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Use of Request Tokens to Eliminate Address Dependencies on DMA Storage to Storage Transfers

IP.com Disclosure Number: IPCOM000044293D
Original Publication Date: 1984-Dec-01
Included in the Prior Art Database: 2005-Feb-05
Document File: 2 page(s) / 46K

Publishing Venue

IBM

Related People

Cook, RL: AUTHOR [+5]

Abstract

This article describes a multiprocessor configuration comprised of dissimilar processors connected by a Direct Memory Access (DMA) device, wherein the use of request tokens to identify specific data transfer requests eliminates the requirement for each processor to manipulate and understand storage addresses of the other processor. In the drawing, two processors P1 and P2 are shown, each having its own private storage, but working jointly on a single set of user tasks and jobs, and having a need for transferring data to and from its storage.

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Use of Request Tokens to Eliminate Address Dependencies on DMA Storage to Storage Transfers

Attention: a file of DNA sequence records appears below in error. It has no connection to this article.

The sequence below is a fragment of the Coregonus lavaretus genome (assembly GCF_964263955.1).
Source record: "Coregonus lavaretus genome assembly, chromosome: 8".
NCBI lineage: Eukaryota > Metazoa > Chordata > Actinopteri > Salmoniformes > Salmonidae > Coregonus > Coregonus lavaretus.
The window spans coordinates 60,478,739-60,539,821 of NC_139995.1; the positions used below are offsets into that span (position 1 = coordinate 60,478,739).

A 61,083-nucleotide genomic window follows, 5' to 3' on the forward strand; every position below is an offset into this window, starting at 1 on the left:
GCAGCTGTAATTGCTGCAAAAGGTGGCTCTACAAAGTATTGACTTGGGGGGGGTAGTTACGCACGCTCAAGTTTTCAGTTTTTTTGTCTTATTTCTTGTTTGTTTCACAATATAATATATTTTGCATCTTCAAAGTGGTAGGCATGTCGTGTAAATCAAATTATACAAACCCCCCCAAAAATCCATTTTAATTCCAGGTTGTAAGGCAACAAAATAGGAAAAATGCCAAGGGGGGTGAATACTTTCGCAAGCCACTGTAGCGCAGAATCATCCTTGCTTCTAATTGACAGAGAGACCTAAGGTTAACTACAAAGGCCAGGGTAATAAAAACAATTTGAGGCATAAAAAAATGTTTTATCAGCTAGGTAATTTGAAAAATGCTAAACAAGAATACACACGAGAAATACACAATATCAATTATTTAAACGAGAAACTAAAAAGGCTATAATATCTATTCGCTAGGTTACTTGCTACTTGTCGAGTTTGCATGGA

This article describes a multiprocessor configuration comprised of dissimilar processors connected by a Direct Memory Access (DMA) device, wherein the use of request tokens to identify specific data transfer requests eliminates the requirement for each processor to manipulate and understand storage addresses of the other processor. In the drawing, two processors P1 and P2 are shown, each having its own private storage, but working jointly on a single set of user tasks and jobs, and having a need for transferring data to and from its storage. If the processors are attached through a DMA device, the transfers can be made quickly and efficiently by having the DMA device fetch from one processor's storage and store into the other processor's storage, using the addresses appropriate to each processor for the source and destination buffers. Any particular transfer request will be initiated by one processor or the other, as, for example, P1 wanting P2 to write a message to a terminal which is physically connected to P2. However, if the requesting processor signals the DMA device to move data by specifying the addresses of both the source and the destination buffers for the transfer, then considerable synchronization complexity and undesirable dependencies arise especially in a configuration of dissimilar processors and operating systems. That approach would require that each processor be able to manip...